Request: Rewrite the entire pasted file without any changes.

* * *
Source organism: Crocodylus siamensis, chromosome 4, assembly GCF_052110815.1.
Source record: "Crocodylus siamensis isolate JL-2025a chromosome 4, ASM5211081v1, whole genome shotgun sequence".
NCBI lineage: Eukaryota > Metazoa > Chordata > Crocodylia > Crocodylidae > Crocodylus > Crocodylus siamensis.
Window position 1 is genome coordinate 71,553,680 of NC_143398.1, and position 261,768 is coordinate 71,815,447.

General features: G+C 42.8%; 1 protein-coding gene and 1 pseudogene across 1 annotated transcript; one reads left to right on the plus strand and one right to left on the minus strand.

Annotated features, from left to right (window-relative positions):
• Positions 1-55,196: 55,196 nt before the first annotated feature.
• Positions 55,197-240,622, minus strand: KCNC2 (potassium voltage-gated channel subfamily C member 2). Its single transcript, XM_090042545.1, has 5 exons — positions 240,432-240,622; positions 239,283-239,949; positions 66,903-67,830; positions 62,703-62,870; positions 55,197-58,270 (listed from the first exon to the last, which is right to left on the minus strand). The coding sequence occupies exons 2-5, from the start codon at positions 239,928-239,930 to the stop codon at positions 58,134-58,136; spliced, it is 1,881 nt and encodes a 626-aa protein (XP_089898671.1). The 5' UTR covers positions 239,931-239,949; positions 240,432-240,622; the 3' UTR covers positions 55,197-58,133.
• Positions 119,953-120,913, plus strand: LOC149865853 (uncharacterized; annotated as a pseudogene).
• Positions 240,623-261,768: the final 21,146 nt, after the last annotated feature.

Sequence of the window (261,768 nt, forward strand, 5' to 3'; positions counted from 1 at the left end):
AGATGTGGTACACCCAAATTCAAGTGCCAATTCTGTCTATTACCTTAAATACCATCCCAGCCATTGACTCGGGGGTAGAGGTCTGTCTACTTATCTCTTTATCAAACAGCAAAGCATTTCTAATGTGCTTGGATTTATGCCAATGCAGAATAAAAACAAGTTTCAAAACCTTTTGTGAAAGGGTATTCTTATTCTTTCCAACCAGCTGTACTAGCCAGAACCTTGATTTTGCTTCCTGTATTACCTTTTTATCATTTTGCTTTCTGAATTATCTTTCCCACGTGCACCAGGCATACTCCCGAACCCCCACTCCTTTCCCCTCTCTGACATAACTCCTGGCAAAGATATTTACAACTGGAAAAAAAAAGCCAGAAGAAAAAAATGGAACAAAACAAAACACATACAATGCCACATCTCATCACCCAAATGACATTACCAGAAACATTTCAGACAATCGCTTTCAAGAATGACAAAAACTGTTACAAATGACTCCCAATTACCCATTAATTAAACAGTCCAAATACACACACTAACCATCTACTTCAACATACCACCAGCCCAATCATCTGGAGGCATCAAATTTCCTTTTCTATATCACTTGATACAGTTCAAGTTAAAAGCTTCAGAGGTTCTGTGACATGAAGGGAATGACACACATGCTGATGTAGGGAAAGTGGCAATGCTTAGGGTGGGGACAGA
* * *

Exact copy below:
Source organism: Crocodylus siamensis, chromosome 4, assembly GCF_052110815.1.
Source record: "Crocodylus siamensis isolate JL-2025a chromosome 4, ASM5211081v1, whole genome shotgun sequence".
NCBI lineage: Eukaryota > Metazoa > Chordata > Crocodylia > Crocodylidae > Crocodylus > Crocodylus siamensis.
Window position 1 is genome coordinate 71,553,680 of NC_143398.1, and position 261,768 is coordinate 71,815,447.

General features: G+C 42.8%; 1 protein-coding gene and 1 pseudogene across 1 annotated transcript; one reads left to right on the plus strand and one right to left on the minus strand.

Annotated features, from left to right (window-relative positions):
• Positions 1-55,196: 55,196 nt before the first annotated feature.
• Positions 55,197-240,622, minus strand: KCNC2 (potassium voltage-gated channel subfamily C member 2). Its single transcript, XM_090042545.1, has 5 exons — positions 240,432-240,622; positions 239,283-239,949; positions 66,903-67,830; positions 62,703-62,870; positions 55,197-58,270 (listed from the first exon to the last, which is right to left on the minus strand). The coding sequence occupies exons 2-5, from the start codon at positions 239,928-239,930 to the stop codon at positions 58,134-58,136; spliced, it is 1,881 nt and encodes a 626-aa protein (XP_089898671.1). The 5' UTR covers positions 239,931-239,949; positions 240,432-240,622; the 3' UTR covers positions 55,197-58,133.
• Positions 119,953-120,913, plus strand: LOC149865853 (uncharacterized; annotated as a pseudogene).
• Positions 240,623-261,768: the final 21,146 nt, after the last annotated feature.

Sequence of the window (261,768 nt, forward strand, 5' to 3'; positions counted from 1 at the left end):
AGATGTGGTACACCCAAATTCAAGTGCCAATTCTGTCTATTACCTTAAATACCATCCCAGCCATTGACTCGGGGGTAGAGGTCTGTCTACTTATCTCTTTATCAAACAGCAAAGCATTTCTAATGTGCTTGGATTTATGCCAATGCAGAATAAAAACAAGTTTCAAAACCTTTTGTGAAAGGGTATTCTTATTCTTTCCAACCAGCTGTACTAGCCAGAACCTTGATTTTGCTTCCTGTATTACCTTTTTATCATTTTGCTTTCTGAATTATCTTTCCCACGTGCACCAGGCATACTCCCGAACCCCCACTCCTTTCCCCTCTCTGACATAACTCCTGGCAAAGATATTTACAACTGGAAAAAAAAAGCCAGAAGAAAAAAATGGAACAAAACAAAACACATACAATGCCACATCTCATCACCCAAATGACATTACCAGAAACATTTCAGACAATCGCTTTCAAGAATGACAAAAACTGTTACAAATGACTCCCAATTACCCATTAATTAAACAGTCCAAATACACACACTAACCATCTACTTCAACATACCACCAGCCCAATCATCTGGAGGCATCAAATTTCCTTTTCTATATCACTTGATACAGTTCAAGTTAAAAGCTTCAGAGGTTCTGTGACATGAAGGGAATGACACACATGCTGATGTAGGGAAAGTGGCAATGCTTAGGGTGGGGACAGA